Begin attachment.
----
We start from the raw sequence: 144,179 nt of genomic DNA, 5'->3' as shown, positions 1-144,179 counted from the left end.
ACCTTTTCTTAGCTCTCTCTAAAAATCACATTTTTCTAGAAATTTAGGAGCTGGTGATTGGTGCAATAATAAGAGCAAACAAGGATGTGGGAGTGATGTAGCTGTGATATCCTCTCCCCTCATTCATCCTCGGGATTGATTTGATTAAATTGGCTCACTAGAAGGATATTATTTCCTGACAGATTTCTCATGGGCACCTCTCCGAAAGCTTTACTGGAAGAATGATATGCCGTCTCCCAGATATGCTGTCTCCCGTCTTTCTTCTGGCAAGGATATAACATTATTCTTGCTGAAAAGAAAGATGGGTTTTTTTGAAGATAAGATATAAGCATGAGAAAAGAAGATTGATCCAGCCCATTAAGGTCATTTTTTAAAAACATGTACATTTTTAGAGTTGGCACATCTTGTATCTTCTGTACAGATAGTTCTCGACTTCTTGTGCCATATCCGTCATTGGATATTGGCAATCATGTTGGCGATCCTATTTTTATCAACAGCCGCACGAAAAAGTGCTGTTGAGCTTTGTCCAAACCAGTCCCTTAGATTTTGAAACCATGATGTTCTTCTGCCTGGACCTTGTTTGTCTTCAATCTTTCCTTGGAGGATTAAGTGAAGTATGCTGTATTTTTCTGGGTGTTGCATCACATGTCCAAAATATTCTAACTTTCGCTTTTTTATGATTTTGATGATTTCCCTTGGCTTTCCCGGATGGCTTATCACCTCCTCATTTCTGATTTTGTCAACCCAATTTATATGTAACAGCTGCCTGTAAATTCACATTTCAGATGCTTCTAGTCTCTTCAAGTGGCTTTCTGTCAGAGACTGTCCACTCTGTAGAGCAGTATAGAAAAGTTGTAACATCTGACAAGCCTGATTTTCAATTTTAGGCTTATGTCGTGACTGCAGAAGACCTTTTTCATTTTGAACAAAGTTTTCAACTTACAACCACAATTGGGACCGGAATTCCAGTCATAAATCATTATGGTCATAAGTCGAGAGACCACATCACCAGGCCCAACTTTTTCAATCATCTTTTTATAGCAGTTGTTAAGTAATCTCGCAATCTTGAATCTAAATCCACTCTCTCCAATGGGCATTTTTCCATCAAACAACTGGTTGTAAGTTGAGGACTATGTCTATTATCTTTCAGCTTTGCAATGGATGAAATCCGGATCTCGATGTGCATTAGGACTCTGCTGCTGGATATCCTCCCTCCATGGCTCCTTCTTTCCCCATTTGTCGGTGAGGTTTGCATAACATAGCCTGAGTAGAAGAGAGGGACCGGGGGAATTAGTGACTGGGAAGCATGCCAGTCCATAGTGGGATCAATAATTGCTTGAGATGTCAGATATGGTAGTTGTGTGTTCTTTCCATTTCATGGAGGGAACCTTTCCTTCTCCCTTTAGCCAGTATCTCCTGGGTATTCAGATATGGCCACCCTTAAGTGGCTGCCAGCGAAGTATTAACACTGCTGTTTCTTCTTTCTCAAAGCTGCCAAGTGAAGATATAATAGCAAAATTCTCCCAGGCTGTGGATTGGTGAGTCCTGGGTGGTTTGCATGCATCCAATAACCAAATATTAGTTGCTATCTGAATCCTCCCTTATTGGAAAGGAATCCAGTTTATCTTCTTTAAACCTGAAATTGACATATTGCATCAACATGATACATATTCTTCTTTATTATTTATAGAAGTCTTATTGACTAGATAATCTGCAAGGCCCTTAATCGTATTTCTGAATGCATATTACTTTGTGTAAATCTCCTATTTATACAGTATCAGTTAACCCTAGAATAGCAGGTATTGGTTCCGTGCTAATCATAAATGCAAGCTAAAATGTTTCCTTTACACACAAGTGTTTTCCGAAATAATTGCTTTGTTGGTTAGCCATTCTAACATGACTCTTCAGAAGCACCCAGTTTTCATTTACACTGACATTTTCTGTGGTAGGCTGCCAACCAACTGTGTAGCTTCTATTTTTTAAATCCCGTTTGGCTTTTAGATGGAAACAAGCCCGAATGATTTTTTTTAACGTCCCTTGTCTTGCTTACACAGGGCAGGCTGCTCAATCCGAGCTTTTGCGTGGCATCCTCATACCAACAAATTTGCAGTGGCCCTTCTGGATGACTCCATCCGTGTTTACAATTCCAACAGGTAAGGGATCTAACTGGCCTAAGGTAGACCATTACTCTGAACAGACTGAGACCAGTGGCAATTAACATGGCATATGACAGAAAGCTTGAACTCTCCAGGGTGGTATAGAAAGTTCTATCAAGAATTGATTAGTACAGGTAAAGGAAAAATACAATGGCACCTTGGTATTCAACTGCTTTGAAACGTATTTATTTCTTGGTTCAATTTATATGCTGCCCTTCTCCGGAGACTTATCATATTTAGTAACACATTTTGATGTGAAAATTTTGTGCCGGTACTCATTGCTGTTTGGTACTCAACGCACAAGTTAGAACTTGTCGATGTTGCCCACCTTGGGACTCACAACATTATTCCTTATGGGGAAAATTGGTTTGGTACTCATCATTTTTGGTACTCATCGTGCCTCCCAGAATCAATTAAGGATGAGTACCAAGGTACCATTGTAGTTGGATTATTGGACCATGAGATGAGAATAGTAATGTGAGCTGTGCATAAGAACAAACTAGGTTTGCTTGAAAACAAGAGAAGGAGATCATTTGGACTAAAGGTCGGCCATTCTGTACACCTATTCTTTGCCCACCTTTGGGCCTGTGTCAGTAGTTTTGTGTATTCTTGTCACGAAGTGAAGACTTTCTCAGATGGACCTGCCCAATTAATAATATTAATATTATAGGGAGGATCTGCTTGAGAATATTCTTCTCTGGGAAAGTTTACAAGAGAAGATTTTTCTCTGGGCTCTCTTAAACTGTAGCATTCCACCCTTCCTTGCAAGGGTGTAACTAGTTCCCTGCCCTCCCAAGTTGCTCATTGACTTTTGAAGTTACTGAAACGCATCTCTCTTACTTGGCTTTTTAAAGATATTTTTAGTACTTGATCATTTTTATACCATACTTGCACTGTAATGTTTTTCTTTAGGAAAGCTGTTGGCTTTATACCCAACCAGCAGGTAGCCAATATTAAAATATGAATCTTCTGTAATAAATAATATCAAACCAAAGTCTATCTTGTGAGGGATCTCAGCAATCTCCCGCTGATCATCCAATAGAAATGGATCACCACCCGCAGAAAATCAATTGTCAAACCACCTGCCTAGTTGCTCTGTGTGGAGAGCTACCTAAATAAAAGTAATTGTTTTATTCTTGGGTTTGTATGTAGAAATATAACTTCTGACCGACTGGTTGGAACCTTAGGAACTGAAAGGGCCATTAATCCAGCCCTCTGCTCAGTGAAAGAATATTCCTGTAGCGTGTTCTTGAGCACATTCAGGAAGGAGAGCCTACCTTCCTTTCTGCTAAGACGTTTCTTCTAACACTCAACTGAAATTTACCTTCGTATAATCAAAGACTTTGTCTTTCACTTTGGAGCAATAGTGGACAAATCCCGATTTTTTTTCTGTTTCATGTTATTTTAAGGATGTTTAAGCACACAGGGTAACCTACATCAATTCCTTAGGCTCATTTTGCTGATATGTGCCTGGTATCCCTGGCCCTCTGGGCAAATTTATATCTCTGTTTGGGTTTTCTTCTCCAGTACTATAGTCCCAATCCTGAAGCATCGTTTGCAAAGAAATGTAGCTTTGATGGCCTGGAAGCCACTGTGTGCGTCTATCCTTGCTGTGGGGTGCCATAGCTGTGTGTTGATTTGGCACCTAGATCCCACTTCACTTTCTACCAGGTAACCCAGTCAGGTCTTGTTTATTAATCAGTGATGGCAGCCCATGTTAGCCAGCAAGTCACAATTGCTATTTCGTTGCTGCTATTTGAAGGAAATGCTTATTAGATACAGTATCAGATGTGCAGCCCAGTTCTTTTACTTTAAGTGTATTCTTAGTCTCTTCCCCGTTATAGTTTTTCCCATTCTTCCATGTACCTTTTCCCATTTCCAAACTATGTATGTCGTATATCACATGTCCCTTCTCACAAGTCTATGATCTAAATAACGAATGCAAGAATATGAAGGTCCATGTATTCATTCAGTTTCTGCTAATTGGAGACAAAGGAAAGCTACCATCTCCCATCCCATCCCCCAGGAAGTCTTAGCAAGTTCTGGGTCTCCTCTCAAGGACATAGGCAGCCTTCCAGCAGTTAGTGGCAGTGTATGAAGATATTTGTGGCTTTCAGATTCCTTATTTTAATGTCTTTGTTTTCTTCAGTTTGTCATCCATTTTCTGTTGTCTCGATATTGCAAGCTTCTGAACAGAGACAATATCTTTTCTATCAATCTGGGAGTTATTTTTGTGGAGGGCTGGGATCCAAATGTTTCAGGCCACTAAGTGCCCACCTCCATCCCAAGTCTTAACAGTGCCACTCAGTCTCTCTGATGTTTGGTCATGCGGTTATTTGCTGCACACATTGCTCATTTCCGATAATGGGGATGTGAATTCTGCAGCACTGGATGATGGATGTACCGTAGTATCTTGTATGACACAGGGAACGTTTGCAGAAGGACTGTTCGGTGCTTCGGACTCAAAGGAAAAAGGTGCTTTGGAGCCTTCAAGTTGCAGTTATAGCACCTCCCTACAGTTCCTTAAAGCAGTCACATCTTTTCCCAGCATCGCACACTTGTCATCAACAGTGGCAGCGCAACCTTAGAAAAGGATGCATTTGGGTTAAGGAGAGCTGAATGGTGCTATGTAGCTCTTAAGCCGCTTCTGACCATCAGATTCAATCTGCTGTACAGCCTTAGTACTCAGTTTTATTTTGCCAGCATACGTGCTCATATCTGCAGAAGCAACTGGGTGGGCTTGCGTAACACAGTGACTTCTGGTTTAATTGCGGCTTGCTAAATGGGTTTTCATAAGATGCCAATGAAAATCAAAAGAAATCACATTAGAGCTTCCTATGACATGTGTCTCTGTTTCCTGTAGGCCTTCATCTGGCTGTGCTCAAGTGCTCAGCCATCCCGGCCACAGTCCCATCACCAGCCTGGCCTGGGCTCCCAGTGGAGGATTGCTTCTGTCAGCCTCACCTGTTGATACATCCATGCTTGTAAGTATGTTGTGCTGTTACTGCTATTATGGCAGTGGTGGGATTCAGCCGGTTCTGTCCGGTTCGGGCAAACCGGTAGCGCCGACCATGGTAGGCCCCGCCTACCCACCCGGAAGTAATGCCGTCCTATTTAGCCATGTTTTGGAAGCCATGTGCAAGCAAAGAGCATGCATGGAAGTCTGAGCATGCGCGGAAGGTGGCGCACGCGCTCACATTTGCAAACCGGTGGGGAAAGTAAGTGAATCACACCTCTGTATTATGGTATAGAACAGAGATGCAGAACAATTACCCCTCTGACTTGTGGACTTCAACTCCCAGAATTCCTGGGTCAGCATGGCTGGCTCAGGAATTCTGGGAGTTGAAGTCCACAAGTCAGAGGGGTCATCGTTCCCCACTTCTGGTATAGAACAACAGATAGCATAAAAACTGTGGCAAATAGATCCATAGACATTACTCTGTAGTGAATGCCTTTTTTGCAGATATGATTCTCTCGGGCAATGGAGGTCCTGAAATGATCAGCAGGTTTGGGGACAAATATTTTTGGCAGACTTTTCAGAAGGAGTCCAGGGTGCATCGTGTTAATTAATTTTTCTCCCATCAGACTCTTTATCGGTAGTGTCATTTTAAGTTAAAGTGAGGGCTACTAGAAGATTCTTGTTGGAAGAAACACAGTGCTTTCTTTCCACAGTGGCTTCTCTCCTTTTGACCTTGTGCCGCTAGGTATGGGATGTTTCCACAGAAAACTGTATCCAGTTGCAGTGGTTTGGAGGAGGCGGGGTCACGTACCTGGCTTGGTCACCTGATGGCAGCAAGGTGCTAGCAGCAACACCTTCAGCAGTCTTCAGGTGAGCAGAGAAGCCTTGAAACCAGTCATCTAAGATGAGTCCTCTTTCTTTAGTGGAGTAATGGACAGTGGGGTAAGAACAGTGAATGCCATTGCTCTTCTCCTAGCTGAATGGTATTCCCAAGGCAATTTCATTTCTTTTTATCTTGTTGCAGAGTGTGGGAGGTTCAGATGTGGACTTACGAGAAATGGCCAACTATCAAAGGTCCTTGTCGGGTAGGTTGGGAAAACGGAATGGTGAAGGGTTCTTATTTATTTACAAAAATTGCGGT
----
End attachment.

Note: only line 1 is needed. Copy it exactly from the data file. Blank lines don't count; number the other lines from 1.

We start from the raw sequence: 144,179 nt of genomic DNA, 5'->3' as shown, positions 1-144,179 counted from the left end.